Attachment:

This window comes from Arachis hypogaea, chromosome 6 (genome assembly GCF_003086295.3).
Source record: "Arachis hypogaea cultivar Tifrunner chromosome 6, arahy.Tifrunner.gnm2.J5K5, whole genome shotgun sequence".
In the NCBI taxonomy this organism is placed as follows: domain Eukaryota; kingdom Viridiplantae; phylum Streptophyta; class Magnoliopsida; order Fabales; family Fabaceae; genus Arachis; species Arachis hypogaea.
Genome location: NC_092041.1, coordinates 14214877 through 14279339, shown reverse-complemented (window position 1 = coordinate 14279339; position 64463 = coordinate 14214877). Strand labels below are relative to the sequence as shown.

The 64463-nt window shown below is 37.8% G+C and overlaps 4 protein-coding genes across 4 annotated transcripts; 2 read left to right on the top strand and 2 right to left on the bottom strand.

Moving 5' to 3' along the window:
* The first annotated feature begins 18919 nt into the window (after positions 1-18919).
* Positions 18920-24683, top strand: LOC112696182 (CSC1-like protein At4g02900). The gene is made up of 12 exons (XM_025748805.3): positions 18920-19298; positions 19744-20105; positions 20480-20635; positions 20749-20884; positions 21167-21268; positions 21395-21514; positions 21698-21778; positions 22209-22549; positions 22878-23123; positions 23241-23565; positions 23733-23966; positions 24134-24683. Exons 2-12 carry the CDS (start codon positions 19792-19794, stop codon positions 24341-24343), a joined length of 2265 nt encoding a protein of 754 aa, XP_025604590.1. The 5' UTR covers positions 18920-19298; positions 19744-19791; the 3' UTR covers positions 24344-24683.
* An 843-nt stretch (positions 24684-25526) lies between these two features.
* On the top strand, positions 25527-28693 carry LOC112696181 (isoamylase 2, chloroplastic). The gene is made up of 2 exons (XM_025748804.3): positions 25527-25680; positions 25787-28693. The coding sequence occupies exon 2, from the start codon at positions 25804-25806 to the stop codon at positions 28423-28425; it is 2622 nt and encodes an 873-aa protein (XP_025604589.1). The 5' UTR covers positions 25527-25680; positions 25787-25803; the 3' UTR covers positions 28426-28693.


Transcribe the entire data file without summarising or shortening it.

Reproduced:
This window comes from Arachis hypogaea, chromosome 6 (genome assembly GCF_003086295.3).
Source record: "Arachis hypogaea cultivar Tifrunner chromosome 6, arahy.Tifrunner.gnm2.J5K5, whole genome shotgun sequence".
In the NCBI taxonomy this organism is placed as follows: domain Eukaryota; kingdom Viridiplantae; phylum Streptophyta; class Magnoliopsida; order Fabales; family Fabaceae; genus Arachis; species Arachis hypogaea.
Genome location: NC_092041.1, coordinates 14214877 through 14279339, shown reverse-complemented (window position 1 = coordinate 14279339; position 64463 = coordinate 14214877). Strand labels below are relative to the sequence as shown.

The 64463-nt window shown below is 37.8% G+C and overlaps 4 protein-coding genes across 4 annotated transcripts; 2 read left to right on the top strand and 2 right to left on the bottom strand.

Moving 5' to 3' along the window:
* The first annotated feature begins 18919 nt into the window (after positions 1-18919).
* Positions 18920-24683, top strand: LOC112696182 (CSC1-like protein At4g02900). The gene is made up of 12 exons (XM_025748805.3): positions 18920-19298; positions 19744-20105; positions 20480-20635; positions 20749-20884; positions 21167-21268; positions 21395-21514; positions 21698-21778; positions 22209-22549; positions 22878-23123; positions 23241-23565; positions 23733-23966; positions 24134-24683. Exons 2-12 carry the CDS (start codon positions 19792-19794, stop codon positions 24341-24343), a joined length of 2265 nt encoding a protein of 754 aa, XP_025604590.1. The 5' UTR covers positions 18920-19298; positions 19744-19791; the 3' UTR covers positions 24344-24683.
* An 843-nt stretch (positions 24684-25526) lies between these two features.
* On the top strand, positions 25527-28693 carry LOC112696181 (isoamylase 2, chloroplastic). The gene is made up of 2 exons (XM_025748804.3): positions 25527-25680; positions 25787-28693. The coding sequence occupies exon 2, from the start codon at positions 25804-25806 to the stop codon at positions 28423-28425; it is 2622 nt and encodes an 873-aa protein (XP_025604589.1). The 5' UTR covers positions 25527-25680; positions 25787-25803; the 3' UTR covers positions 28426-28693.